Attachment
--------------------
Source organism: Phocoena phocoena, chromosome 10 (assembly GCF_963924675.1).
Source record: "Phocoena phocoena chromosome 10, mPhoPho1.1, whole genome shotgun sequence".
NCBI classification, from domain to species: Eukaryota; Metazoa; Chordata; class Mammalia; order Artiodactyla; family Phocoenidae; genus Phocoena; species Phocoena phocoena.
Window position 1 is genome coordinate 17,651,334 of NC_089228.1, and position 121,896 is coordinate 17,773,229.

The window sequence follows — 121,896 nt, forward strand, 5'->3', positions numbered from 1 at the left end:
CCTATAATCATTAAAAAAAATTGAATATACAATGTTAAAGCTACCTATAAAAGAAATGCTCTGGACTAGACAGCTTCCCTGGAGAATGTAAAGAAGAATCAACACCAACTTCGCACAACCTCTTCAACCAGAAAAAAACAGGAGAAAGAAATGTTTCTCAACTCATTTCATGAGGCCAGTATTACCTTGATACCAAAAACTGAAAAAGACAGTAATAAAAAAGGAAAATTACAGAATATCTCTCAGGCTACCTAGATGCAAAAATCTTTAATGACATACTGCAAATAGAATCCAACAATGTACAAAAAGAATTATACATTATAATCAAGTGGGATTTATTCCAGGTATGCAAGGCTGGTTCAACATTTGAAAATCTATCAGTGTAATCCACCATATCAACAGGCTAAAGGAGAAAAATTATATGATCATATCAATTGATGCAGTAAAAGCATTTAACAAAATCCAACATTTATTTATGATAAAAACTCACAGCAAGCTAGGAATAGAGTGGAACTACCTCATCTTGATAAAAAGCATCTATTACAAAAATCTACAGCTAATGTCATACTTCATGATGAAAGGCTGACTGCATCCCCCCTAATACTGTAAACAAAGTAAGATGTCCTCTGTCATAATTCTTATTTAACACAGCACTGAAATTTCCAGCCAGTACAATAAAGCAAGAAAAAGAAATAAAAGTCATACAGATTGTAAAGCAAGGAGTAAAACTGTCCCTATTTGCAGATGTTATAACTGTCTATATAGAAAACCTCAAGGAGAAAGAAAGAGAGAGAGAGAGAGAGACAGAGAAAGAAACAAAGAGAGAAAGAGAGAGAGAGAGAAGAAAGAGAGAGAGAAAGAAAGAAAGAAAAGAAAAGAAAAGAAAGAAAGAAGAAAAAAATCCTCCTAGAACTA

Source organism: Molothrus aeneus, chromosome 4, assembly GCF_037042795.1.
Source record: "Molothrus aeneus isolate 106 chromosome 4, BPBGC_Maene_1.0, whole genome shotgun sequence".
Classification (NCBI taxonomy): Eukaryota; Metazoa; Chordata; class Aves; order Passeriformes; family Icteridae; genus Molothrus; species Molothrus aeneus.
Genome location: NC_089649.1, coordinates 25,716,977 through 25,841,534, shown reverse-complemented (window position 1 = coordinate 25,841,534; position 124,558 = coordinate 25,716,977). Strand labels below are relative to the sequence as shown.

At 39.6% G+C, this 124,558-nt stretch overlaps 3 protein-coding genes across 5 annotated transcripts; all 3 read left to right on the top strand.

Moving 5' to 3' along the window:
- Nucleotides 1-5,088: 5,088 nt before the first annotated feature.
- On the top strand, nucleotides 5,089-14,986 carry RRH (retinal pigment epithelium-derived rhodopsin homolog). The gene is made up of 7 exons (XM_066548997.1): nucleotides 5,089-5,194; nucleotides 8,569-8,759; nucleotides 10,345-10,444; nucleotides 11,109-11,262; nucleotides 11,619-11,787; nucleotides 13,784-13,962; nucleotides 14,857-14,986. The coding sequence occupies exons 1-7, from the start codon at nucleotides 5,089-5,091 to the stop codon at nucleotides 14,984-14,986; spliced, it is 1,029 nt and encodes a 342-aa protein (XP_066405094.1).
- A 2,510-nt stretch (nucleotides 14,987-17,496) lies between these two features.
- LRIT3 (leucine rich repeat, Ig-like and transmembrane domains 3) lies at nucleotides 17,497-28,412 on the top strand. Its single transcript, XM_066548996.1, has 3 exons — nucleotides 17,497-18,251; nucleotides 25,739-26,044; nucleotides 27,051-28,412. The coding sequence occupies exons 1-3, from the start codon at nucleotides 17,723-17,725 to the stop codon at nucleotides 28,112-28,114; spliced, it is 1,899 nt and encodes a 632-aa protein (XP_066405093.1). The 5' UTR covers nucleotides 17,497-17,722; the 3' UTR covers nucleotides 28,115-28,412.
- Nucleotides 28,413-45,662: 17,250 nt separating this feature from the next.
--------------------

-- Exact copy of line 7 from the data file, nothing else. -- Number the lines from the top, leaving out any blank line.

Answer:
Source organism: Molothrus aeneus, chromosome 4, assembly GCF_037042795.1.